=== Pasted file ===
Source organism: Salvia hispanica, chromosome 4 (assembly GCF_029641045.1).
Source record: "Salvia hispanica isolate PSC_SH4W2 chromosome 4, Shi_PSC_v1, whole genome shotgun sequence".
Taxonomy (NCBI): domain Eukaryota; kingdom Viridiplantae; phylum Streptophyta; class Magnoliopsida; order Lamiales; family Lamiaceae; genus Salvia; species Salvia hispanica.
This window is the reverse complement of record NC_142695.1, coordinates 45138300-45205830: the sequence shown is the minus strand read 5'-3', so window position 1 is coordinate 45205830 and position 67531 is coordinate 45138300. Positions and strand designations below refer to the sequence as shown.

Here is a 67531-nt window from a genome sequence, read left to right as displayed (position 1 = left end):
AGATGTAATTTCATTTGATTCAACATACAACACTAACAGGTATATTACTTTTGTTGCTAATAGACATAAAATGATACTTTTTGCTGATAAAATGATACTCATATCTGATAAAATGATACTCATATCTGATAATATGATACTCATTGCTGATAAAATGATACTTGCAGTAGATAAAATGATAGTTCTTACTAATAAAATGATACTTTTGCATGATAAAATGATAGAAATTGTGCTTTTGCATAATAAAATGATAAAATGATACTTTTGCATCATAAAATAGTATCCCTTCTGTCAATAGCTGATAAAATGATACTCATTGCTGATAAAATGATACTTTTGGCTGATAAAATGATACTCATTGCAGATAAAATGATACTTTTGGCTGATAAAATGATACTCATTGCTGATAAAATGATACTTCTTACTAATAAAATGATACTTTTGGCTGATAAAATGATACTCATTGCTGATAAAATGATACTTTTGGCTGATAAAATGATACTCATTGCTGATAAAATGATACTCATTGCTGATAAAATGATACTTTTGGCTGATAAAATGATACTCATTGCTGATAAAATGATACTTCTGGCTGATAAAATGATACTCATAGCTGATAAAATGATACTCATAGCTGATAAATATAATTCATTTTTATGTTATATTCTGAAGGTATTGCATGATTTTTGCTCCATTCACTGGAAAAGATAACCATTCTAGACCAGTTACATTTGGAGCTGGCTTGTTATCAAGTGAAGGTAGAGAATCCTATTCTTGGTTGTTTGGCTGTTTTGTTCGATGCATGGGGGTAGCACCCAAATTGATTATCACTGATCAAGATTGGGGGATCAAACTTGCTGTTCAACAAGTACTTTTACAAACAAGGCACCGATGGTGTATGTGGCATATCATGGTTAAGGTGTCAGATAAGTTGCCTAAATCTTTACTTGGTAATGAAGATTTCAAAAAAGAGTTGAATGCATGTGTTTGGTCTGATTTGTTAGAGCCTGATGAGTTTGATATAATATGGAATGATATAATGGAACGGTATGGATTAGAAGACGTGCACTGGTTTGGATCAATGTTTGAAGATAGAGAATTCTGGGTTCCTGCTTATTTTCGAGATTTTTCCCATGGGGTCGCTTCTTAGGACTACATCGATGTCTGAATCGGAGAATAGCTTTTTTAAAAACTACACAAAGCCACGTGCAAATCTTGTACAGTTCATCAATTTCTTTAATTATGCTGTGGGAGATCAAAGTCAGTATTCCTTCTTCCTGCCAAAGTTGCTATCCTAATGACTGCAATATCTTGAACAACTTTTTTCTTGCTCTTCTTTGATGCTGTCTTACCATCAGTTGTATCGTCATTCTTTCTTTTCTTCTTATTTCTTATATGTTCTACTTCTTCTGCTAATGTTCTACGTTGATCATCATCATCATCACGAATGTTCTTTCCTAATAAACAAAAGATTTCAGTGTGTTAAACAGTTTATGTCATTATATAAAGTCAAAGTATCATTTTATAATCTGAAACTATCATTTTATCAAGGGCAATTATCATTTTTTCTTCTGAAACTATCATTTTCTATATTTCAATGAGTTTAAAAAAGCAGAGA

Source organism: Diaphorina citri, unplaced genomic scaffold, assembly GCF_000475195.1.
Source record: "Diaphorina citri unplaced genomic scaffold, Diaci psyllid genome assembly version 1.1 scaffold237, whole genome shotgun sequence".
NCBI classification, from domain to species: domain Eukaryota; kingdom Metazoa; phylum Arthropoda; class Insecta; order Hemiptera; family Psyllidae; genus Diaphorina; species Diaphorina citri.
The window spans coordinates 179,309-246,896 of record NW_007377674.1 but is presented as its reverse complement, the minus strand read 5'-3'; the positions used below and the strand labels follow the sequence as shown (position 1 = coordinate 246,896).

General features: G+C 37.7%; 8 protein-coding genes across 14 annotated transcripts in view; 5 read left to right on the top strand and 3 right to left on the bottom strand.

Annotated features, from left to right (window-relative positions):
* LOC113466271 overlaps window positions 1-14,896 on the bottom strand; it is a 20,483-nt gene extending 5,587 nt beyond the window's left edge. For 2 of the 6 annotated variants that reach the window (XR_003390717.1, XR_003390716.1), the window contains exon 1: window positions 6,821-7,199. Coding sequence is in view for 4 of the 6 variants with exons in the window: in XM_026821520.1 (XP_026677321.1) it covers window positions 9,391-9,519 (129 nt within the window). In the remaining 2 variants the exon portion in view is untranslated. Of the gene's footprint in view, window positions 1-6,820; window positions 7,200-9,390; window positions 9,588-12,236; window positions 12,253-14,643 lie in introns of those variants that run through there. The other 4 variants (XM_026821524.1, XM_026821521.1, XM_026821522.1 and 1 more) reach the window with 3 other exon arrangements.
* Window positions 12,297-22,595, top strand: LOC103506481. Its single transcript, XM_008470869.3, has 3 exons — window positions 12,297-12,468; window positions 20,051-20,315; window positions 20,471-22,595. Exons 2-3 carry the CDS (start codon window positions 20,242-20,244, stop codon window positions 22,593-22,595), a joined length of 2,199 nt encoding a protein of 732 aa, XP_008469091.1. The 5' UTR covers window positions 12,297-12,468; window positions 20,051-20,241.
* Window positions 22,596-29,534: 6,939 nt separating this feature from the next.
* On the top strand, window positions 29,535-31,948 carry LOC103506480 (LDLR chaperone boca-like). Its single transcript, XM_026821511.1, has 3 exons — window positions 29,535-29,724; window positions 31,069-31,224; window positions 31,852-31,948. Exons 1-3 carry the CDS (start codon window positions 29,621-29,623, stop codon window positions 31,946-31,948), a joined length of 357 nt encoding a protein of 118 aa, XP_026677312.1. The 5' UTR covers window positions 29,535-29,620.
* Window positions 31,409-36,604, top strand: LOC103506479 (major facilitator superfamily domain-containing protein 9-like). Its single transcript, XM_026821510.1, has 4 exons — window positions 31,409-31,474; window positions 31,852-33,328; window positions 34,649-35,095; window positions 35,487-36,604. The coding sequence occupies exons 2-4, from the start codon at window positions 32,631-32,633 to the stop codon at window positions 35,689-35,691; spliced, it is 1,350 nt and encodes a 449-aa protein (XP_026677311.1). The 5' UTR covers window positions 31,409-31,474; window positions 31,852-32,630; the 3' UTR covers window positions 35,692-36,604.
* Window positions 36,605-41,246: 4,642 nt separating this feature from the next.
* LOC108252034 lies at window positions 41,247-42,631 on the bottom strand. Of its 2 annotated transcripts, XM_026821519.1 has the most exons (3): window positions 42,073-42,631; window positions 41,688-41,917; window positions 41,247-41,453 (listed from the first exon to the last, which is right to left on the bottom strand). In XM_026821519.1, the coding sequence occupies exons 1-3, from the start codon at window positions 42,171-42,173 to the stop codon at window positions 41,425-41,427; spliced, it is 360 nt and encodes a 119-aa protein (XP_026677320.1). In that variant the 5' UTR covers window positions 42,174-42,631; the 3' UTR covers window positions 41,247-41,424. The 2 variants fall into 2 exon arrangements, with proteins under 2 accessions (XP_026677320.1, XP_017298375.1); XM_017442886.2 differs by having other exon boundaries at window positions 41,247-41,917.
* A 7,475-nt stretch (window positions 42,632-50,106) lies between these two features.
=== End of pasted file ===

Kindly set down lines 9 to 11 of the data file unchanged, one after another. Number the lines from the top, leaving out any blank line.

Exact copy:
NCBI classification, from domain to species: domain Eukaryota; kingdom Metazoa; phylum Arthropoda; class Insecta; order Hemiptera; family Psyllidae; genus Diaphorina; species Diaphorina citri.
The window spans coordinates 179,309-246,896 of record NW_007377674.1 but is presented as its reverse complement, the minus strand read 5'-3'; the positions used below and the strand labels follow the sequence as shown (position 1 = coordinate 246,896).

General features: G+C 37.7%; 8 protein-coding genes across 14 annotated transcripts in view; 5 read left to right on the top strand and 3 right to left on the bottom strand.